Argument over Atlanta Council seat hinges on write-ins

By Maggie Lee

In an Atlanta City Council race, it looks like votes for the likes of Beyoncé and Mickey Mouse might have made a difference if they’d gone another way.

Atlanta City Councilman Michael Julian Bond (left) and Atlanta Board of Education chair Courtney English. Credit: Maggie Lee and courtesy Courtney English

Atlanta City Councilman Michael Julian Bond (left) and Atlanta Board of Education chair Courtney English. Credit: Maggie Lee and courtesy Courtney English

Incumbent Councilman Michael Julian Bond got 365 votes more than challenger Courtney English, in a very close race with about 82,000 votes cast, according to unofficial results from DeKalb and Fulton counties.

According to those same results, a total 417 people wrote in a candidate. That means they put in what ever they wanted, maybe Oprah or Chuck Norris. There were no “certified” write-in candidates in the race, people who filed election paperwork ahead of time noting a write-in candidacy.

So an attorney for English is saying Bond didn’t get 50 percent of the vote — counting those write-in ballots —  and it’s time for a runoff.

“Results certified by the Board of elections in DeKalb County and Fulton County indicate that no candidate received a majority of the votes cast in the election, thus requiring a runoff election,” David Dove wrote to Atlanta’s city clerk yesterday.

English had requested a recount; the letter says that because no candidate received a majority, he’s rescinding his recount request.

Reached by text, English today said he had no comment.

But Bond and his attorney did.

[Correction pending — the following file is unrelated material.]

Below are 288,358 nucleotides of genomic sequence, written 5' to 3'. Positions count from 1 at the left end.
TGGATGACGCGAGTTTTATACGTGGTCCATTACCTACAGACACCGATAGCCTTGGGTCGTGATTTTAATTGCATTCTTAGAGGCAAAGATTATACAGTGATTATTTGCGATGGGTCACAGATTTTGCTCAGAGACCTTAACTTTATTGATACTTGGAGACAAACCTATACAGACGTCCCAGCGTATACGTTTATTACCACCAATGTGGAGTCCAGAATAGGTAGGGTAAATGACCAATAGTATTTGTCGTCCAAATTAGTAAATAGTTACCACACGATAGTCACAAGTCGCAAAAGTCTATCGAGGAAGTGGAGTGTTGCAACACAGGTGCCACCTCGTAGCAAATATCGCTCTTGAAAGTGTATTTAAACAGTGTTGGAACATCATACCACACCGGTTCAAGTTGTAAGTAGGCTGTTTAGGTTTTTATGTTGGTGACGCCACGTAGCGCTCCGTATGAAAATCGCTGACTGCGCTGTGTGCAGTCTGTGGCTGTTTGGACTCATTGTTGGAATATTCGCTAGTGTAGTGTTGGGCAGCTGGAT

“Under Georgia law, for a write-in vote to count, it has to be for a certified write-in candidate,” said attorney Robert Highsmith, in a press conference on City Hall steps with Bond.

“If you write in someone, under Georgia law, who is not certified, that vote does not go into the denominator when calculating whether or not someone exceeded the required 50 percent,” said Highsmith. He said a 2006 ruling from the Georgia Supreme Court made that clear in a case that was “the exact same scenario.”

Bond said he feels “almost sympathetic” to English, but said that the voters of Atlanta have spoken and returned him to office.

Atlanta’s city clerk (whose job includes election supervision) could not immediately be reached for comment.

Both men had well-financed campaigns — Bond and English reported spending about $51,000 and $43,000 respectively in just the period from Oct. 1 to 25.

And both had their high-profile supporters.

Mayor Kasim Reed and former Gov. Roy Barnes were among the hosts of a Bond fundraiser in September.

English counted in his corner former Mayor Shirley Franklin. And among fundraiser hosts for him were Councilman Andre Dickens and Jason Carter, a former state Senator, 2014 Democratic gubernatorial nominee and grandson of Jimmy Carter.

Maggie Lee is a freelance reporter who's been covering Georgia and metro Atlanta government and politics since 2008.

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